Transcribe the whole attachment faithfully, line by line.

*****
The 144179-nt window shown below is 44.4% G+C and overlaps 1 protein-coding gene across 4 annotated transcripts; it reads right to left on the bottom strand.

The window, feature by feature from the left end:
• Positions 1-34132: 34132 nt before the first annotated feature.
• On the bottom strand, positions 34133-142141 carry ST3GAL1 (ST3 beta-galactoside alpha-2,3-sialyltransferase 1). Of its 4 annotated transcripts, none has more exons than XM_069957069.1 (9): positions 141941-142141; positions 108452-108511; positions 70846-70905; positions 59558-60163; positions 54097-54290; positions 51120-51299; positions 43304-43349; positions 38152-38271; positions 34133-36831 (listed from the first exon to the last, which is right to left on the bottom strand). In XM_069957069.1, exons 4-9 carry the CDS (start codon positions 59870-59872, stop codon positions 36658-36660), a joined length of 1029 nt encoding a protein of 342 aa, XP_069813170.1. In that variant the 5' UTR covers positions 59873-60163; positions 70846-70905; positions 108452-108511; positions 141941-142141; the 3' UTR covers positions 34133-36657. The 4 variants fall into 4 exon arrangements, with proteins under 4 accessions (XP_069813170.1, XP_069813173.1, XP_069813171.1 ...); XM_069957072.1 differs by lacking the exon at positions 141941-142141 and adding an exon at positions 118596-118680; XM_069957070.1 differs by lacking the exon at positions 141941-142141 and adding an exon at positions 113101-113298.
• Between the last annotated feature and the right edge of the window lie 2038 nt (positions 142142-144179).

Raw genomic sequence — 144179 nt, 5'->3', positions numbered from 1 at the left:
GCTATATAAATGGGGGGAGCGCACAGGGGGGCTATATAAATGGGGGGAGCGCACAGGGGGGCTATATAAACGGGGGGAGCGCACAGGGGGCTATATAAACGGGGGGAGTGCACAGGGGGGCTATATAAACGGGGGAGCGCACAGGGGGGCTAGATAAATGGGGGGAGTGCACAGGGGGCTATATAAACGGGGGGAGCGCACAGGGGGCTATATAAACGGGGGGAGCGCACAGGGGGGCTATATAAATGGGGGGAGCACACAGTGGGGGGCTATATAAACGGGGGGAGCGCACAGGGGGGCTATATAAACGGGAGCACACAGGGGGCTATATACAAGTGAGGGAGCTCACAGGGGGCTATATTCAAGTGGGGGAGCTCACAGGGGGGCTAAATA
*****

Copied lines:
The 144179-nt window shown below is 44.4% G+C and overlaps 1 protein-coding gene across 4 annotated transcripts; it reads right to left on the bottom strand.

The window, feature by feature from the left end:
• Positions 1-34132: 34132 nt before the first annotated feature.
• On the bottom strand, positions 34133-142141 carry ST3GAL1 (ST3 beta-galactoside alpha-2,3-sialyltransferase 1). Of its 4 annotated transcripts, none has more exons than XM_069957069.1 (9): positions 141941-142141; positions 108452-108511; positions 70846-70905; positions 59558-60163; positions 54097-54290; positions 51120-51299; positions 43304-43349; positions 38152-38271; positions 34133-36831 (listed from the first exon to the last, which is right to left on the bottom strand). In XM_069957069.1, exons 4-9 carry the CDS (start codon positions 59870-59872, stop codon positions 36658-36660), a joined length of 1029 nt encoding a protein of 342 aa, XP_069813170.1. In that variant the 5' UTR covers positions 59873-60163; positions 70846-70905; positions 108452-108511; positions 141941-142141; the 3' UTR covers positions 34133-36657. The 4 variants fall into 4 exon arrangements, with proteins under 4 accessions (XP_069813170.1, XP_069813173.1, XP_069813171.1 ...); XM_069957072.1 differs by lacking the exon at positions 141941-142141 and adding an exon at positions 118596-118680; XM_069957070.1 differs by lacking the exon at positions 141941-142141 and adding an exon at positions 113101-113298.
• Between the last annotated feature and the right edge of the window lie 2038 nt (positions 142142-144179).

Raw genomic sequence — 144179 nt, 5'->3', positions numbered from 1 at the left:
GCTATATAAATGGGGGGAGCGCACAGGGGGGCTATATAAATGGGGGGAGCGCACAGGGGGGCTATATAAACGGGGGGAGCGCACAGGGGGCTATATAAACGGGGGGAGTGCACAGGGGGGCTATATAAACGGGGGAGCGCACAGGGGGGCTAGATAAATGGGGGGAGTGCACAGGGGGCTATATAAACGGGGGGAGCGCACAGGGGGCTATATAAACGGGGGGAGCGCACAGGGGGGCTATATAAATGGGGGGAGCACACAGTGGGGGGCTATATAAACGGGGGGAGCGCACAGGGGGGCTATATAAACGGGAGCACACAGGGGGCTATATACAAGTGAGGGAGCTCACAGGGGGCTATATTCAAGTGGGGGAGCTCACAGGGGGGCTAAATA